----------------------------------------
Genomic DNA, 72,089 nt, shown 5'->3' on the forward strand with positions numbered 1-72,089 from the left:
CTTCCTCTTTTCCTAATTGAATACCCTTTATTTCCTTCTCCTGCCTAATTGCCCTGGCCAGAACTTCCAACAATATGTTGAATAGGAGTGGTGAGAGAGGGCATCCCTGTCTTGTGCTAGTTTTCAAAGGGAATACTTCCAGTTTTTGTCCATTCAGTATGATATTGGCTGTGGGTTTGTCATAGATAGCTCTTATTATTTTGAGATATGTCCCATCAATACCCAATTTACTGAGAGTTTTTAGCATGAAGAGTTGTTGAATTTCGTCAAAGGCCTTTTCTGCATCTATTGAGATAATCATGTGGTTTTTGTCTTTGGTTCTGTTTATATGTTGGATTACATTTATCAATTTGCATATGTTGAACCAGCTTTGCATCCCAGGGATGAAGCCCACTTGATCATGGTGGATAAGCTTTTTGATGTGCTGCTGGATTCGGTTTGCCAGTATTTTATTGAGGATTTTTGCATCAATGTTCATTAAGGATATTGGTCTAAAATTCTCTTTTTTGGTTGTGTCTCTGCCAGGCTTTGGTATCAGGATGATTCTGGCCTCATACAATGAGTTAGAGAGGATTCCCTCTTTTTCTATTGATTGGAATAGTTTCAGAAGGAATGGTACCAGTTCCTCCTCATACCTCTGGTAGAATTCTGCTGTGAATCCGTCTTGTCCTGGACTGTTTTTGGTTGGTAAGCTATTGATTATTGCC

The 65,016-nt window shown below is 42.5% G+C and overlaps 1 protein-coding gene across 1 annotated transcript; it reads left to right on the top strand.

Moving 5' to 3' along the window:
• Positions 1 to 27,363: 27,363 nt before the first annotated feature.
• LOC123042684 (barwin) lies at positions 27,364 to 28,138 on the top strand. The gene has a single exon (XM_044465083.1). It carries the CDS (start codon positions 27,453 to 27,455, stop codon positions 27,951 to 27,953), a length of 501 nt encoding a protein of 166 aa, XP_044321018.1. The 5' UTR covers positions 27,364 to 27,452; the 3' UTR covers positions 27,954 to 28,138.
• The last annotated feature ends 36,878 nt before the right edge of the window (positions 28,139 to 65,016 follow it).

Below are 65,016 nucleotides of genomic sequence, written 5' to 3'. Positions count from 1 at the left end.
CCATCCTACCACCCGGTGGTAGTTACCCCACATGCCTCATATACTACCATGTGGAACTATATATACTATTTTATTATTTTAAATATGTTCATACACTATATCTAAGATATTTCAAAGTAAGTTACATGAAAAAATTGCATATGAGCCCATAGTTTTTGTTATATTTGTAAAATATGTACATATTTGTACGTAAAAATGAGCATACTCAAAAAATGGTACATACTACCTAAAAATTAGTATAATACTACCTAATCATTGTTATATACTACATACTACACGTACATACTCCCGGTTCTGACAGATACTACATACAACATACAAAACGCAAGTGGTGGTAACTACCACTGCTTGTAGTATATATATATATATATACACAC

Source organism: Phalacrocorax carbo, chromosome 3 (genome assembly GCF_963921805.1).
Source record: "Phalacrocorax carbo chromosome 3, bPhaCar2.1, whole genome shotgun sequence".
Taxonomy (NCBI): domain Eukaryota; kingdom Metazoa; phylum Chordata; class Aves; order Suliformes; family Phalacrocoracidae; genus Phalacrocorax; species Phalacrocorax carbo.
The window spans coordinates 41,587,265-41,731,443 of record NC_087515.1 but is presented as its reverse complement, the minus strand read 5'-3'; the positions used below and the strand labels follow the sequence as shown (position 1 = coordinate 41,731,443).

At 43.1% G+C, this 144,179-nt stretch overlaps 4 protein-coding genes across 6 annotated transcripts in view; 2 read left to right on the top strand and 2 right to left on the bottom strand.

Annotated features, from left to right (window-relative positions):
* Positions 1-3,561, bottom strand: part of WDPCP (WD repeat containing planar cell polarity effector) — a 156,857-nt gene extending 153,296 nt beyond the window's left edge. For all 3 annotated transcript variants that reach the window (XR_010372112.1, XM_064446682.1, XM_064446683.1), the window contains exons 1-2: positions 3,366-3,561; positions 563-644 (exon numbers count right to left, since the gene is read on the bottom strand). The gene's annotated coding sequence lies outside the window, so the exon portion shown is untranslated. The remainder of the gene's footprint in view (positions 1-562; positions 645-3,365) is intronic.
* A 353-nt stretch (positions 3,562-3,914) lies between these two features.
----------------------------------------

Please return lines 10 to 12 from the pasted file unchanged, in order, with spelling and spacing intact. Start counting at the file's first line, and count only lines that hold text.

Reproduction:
Source organism: Phalacrocorax carbo, chromosome 3 (genome assembly GCF_963921805.1).
Source record: "Phalacrocorax carbo chromosome 3, bPhaCar2.1, whole genome shotgun sequence".
Taxonomy (NCBI): domain Eukaryota; kingdom Metazoa; phylum Chordata; class Aves; order Suliformes; family Phalacrocoracidae; genus Phalacrocorax; species Phalacrocorax carbo.